Finding Your Therapy Niche: A Guide for Fledgling Therapists
When my sister and I were kids, we played a game where we would choose our future husbands. For my sister it was more difficult to make a decision -- under duress she chose a different celebrity every time we played, but she didn’t always feel committed to her choice. I would get frustrated with her cavalier attitude, because it was so easy for me: I was going to marry David Hasselhoff!
When it came time to choose a therapy niche however, the tables turned. I wasn’t sure what I wanted.
Here’s the news: In your therapy career as in relationships -- either situation is okay! If you don’t know what you are looking for, seek out different experiences, and stay mindful of your feelings --even jobs that “aren’t” what you want can give you clues about what is right for you.
One of my first jobs while gaining hours was with the state foster care system. It was a hard and draining job, working with kids affected by so much trauma. I often felt ill-equipped to deal with the deep-seated problems I was presented with daily. But aspects of trauma work also compelled me. I wanted to know more. And I wanted mastery. I sought out extra training in (fill this in), and I did more of the same kind of work at various agencies -- a LOT more. As a result I got a LOT better at it. Over time, I gained a reputation, and when I opened my practice, I already had some clients who insisted on continuing to work with me. I also had referrals from people who were familiar with my work.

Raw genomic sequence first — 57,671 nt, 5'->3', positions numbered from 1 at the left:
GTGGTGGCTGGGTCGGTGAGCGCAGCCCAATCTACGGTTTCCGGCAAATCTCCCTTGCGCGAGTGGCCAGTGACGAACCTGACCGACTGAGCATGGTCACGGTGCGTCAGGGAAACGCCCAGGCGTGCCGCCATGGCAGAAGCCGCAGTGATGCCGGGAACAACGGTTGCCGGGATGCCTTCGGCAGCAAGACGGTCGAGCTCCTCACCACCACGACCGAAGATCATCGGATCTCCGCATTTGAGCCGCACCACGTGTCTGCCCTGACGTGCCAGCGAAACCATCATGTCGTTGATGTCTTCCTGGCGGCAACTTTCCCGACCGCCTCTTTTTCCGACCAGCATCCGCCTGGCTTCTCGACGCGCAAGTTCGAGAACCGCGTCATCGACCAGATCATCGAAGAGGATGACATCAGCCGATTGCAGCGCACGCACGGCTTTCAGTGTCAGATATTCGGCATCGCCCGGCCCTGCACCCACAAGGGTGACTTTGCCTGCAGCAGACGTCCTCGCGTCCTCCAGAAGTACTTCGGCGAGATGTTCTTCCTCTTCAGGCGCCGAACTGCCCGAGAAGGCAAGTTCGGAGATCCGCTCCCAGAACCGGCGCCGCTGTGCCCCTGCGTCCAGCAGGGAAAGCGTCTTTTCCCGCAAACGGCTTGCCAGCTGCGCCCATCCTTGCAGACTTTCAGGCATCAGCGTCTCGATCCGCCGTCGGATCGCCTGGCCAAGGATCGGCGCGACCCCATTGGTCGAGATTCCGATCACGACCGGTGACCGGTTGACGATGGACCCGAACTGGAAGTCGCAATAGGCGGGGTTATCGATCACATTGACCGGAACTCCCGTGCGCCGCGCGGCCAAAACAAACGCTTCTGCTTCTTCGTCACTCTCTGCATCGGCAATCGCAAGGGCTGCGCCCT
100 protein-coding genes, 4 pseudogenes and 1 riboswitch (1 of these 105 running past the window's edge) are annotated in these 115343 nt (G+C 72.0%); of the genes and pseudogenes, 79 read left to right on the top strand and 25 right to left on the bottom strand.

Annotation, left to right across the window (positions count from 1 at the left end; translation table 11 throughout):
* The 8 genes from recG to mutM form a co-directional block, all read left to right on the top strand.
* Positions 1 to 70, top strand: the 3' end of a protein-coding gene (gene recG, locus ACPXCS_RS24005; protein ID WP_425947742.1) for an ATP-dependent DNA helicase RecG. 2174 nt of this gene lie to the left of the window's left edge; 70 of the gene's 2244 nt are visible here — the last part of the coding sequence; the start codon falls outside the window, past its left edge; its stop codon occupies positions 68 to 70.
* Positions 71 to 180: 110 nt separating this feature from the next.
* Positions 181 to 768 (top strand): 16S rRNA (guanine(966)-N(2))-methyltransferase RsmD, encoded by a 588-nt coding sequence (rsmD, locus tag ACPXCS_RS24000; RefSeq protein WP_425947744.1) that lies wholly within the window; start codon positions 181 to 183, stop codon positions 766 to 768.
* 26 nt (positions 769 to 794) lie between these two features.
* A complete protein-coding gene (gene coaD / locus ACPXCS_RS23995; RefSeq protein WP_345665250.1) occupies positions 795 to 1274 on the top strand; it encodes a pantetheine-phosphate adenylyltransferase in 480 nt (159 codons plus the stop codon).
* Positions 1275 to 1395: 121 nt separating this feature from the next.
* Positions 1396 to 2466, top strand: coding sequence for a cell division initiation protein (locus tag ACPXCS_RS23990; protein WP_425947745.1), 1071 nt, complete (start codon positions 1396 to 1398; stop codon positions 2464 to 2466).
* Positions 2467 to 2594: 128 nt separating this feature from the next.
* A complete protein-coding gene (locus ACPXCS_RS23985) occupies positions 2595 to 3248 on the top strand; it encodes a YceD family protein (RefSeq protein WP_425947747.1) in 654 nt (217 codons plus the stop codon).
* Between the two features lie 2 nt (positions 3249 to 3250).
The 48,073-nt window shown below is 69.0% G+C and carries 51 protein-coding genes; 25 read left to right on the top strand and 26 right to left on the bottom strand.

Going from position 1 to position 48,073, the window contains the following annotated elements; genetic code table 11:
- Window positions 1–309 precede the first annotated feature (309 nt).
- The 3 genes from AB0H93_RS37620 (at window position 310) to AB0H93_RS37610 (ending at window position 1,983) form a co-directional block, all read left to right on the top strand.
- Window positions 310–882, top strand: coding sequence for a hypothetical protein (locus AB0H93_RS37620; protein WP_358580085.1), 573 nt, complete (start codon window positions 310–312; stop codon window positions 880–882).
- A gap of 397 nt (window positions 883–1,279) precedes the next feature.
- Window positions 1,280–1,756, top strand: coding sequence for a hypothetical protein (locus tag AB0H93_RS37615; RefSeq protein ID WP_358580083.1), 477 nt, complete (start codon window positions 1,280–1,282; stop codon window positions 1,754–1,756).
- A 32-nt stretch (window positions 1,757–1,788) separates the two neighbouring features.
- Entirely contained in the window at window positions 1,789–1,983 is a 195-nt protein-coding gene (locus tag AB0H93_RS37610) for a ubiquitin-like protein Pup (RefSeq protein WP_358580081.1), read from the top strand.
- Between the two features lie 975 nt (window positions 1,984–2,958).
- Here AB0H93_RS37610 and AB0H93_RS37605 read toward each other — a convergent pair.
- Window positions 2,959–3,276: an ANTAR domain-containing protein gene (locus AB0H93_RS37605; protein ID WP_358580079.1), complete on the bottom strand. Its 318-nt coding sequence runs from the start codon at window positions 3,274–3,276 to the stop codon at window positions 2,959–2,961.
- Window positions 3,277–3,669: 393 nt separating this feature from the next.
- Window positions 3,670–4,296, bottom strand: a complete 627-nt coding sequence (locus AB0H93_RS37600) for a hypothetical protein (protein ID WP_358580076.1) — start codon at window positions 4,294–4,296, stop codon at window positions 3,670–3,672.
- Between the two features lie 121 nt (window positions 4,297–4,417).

Over time I further refined my work and realized that my greatest satisfaction came from helping people not just survive, but thrive. Now, when someone asks me what I do, I say I take people “from trauma to transformation!” It’s life-optimization, and it’s my passion!
It’s not my only niche. I have two other key niches: psycho-analysis, and couples therapy. These add variety to my schedule, help prevent burnout, and motivate me to stay on top of the research and study.
Finding your Therapy Niche is like Dating
How about you? Do you have a niche you feel certain about in your future like David Hasselhoff? Or do you need to date around? If you fall in the “date around” camp, I encourage you to start early and date everyone! Notice patterns that emerge -- do the clients you gravitate toward, and who gravitate toward you have something in common?
The truth is, in either case, when it comes to finding a niche at the beginning of your career, monogamy isn’t always the best policy! Just as you can’t expect one relationships to fulfill every need, you may need a few niches to satisfy different aspects of your private practice life. In fact, at least for a while, it’s unlikely that you can fill a practice with one niche. I would encourage you to have three.
One niche that you love
One niche that is in abundance
One niche that is financially stable
Or, try this formula:
One niche that gives you a sense of purpose but can be draining
One niche that supplies a steady stream of clients but is less stimulating
One niche that is cutting edge and brings out your creative side
There’s no one perfect way to find your niche. The best advice is to start early and date (try) as many as you can. Notice your patterns, who you are currently working with, and how you feel. Trust your instincts and follow your own path. Just stay away from David Hasselhoff, he’s mine!